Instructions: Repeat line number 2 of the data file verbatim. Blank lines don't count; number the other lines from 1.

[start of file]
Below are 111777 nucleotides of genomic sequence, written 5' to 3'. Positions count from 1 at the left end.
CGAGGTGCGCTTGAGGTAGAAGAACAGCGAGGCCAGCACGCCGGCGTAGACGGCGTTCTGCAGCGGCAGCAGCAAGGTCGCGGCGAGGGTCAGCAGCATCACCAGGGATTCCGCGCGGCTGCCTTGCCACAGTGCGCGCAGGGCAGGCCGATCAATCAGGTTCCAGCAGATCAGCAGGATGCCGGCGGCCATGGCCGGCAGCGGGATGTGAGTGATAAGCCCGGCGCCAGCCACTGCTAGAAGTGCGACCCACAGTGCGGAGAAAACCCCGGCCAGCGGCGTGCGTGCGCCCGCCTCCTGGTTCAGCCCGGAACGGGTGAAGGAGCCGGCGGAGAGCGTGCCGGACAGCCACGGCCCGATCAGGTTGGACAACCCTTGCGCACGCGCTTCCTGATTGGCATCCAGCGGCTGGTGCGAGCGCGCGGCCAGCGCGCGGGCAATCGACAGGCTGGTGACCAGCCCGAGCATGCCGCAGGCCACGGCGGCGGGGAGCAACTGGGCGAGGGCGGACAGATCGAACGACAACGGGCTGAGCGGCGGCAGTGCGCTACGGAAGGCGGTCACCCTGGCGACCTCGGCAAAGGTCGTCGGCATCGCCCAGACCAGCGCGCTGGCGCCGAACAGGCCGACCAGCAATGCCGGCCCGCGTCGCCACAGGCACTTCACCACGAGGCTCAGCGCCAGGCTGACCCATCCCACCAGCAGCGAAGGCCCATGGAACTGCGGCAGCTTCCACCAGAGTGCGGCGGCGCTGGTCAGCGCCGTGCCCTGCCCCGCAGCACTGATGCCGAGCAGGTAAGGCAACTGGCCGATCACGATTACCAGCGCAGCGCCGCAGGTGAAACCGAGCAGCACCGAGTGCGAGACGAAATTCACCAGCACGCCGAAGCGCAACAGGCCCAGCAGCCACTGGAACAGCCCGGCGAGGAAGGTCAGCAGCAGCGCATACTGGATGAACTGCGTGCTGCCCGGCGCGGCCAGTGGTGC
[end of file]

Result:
CGAGGTGCGCTTGAGGTAGAAGAACAGCGAGGCCAGCACGCCGGCGTAGACGGCGTTCTGCAGCGGCAGCAGCAAGGTCGCGGCGAGGGTCAGCAGCATCACCAGGGATTCCGCGCGGCTGCCTTGCCACAGTGCGCGCAGGGCAGGCCGATCAATCAGGTTCCAGCAGATCAGCAGGATGCCGGCGGCCATGGCCGGCAGCGGGATGTGAGTGATAAGCCCGGCGCCAGCCACTGCTAGAAGTGCGACCCACAGTGCGGAGAAAACCCCGGCCAGCGGCGTGCGTGCGCCCGCCTCCTGGTTCAGCCCGGAACGGGTGAAGGAGCCGGCGGAGAGCGTGCCGGACAGCCACGGCCCGATCAGGTTGGACAACCCTTGCGCACGCGCTTCCTGATTGGCATCCAGCGGCTGGTGCGAGCGCGCGGCCAGCGCGCGGGCAATCGACAGGCTGGTGACCAGCCCGAGCATGCCGCAGGCCACGGCGGCGGGGAGCAACTGGGCGAGGGCGGACAGATCGAACGACAACGGGCTGAGCGGCGGCAGTGCGCTACGGAAGGCGGTCACCCTGGCGACCTCGGCAAAGGTCGTCGGCATCGCCCAGACCAGCGCGCTGGCGCCGAACAGGCCGACCAGCAATGCCGGCCCGCGTCGCCACAGGCACTTCACCACGAGGCTCAGCGCCAGGCTGACCCATCCCACCAGCAGCGAAGGCCCATGGAACTGCGGCAGCTTCCACCAGAGTGCGGCGGCGCTGGTCAGCGCCGTGCCCTGCCCCGCAGCACTGATGCCGAGCAGGTAAGGCAACTGGCCGATCACGATTACCAGCGCAGCGCCGCAGGTGAAACCGAGCAGCACCGAGTGCGAGACGAAATTCACCAGCACGCCGAAGCGCAACAGGCCCAGCAGCCACTGGAACAGCCCGGCGAGGAAGGTCAGCAGCAGCGCATACTGGATGAACTGCGTGCTGCCCGGCGCGGCCAGTGGTGC